You’ve seen The Husband and I babysit both of my nephews for an evening and you’ve seen me take on after school duty with K. My sister thought this was sufficient training to be “In Charge of K.” for an entire day last week during his Spring break. I accept the challenge as a favor to K. so that he can have a day at home instead of going to my sister’s day care center every day of his vacation.
I arrive at 8:15 AM. I haven’t had to be anywhere that early in six weeks, let alone battle morning traffic to get to the other side of the county. When I walk in, I am met with a barrage from D. – K.’s younger brother and a card carrying member of the local union of 5 year old boys.
I barely have my shoes untied and D. has already demonstrated his new remote controlled car, re-enacted how his marigold seeds germinate and grow, and dictated that we will be playing a round of Hungry Hippos before he leaves with Mommy. Even K. who has just rolled out of bed is befuddled by all this activity. I ask my sister if he is like this when he opens his eyes, but she is too busy packing her day bag, D.’s backpack and making K.’s breakfast to answer.
Once Hurricane D. has left the premises, K. and I settle in to our staycation. We watch an Easter movie (the jelly bean and bunny kind, not the JC and last supper kind) while trying to coax Cocoa the Chocolate Lab to sit near us. You would think a Lab would be ecstatic to sit near her people, but when one of them is the miniature kind that is prone to sudden movement and sound, that’s just not on her wish list.
In the weeks that I’ve been getting K. off of the school bus, we have worked on Cocoa (read as: worked on how K. interacts with Cocoa) with some success. She no longer bolts when K. looks in her direction and he moves more slowly and talks more softly around her. One less circus event.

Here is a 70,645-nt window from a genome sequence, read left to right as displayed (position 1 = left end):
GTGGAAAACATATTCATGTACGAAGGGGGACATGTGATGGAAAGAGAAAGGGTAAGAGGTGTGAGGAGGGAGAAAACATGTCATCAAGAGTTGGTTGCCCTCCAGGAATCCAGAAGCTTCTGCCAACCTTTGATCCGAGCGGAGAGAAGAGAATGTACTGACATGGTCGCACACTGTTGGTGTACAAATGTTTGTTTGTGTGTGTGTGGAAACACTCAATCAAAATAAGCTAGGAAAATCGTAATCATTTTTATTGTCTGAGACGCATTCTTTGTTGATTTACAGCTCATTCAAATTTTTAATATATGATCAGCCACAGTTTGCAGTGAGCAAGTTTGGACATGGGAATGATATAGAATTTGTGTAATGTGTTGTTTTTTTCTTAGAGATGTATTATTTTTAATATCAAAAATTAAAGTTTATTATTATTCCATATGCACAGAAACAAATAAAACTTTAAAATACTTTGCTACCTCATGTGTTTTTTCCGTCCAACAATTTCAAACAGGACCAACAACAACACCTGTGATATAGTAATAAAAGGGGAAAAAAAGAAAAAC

K. gets dressed while I lie on D.’s bed (K.’s idea – thanks, kid), then we head downstairs for Wii gaming. I have learned that the Wii is not a mere video game. Video games, as I quaintly remember, involve a joystick or paddle with ONE button. Video games involve sitting cross-legged in one spot. After suffering the physical calamities of our games of catch several weeks ago, I had thought the Wii was safe. Wrong. I now sport an arm brace for tennis elbow courtesy of my athletic brother-in-law.
K. and I go on to play 18 holes of golf and three matches of 3-on-3 basketball, thereby dispatching the rest of the morning. I like this day so far!
The ride to return library books unravels into a debate about our lunch destination. I have a handy coupon book and thought he might enjoy an Asian-themed noodle place. I tell him of my lunch idea and he is instantly opposed. I cannot for the life of me figure out why he is wholly rejecting something as innocuous as noodles. Attempting to get him to say that he likes to try new things is somewhat successful, but K. isn’t stupid. Try new things – Yes. Today – No. He wants to go to a family bar-and-grill kind of place for which I do not have a coupon. Game on.
Now, I do not have children of my own which might make me inexperienced. And since I don’t try to gloss over my inexperience by invoking the infamous adult fall-back “Because I said so,” I end up having drawn out conversations/explanations/debates with K.
I do this because I don’t want an unhappy kid on my hands, but I also want him to feel like I treat him respectfully. The noodle place apparently represents some kind of hell. I think, that’s nonsense, just try it. But he is emphatic and I fear that if he doesn’t achieve a meltdown I might. So I finally ask him, what do you want to eat?
The answer comes quickly and decisively. Oh, he has a craving! Okay, I get that. We agree that I will thumb through my coupon book for a comparable place where he can get Caesar Salad. I even confirm the menu online from my iPhone. Match to the Aunt.
After lunch I take him to the Lamberton Conservatory at Highland Park, a modest Victorian greenhouse full of seasonal plants, a tropical room, and a desert room, including turtles, quail, tortoises and koi. I thought we might kill 15 minutes or an extravagant half hour.
Nearly two hours later we were closing down the place. He loved how it smelled full of blooming spring bulbs, how it felt in the balmy tropical room, and found wonder after wonder on every walk through. He actually said that he loved it there and wished he could have a place like that in his house. Yeah, me too.
K. is a genuinely nice kid with an easy going attitude – lucky me! A whole staycation day with him turns out to be quite a treat. I hope he remembers it that way, too.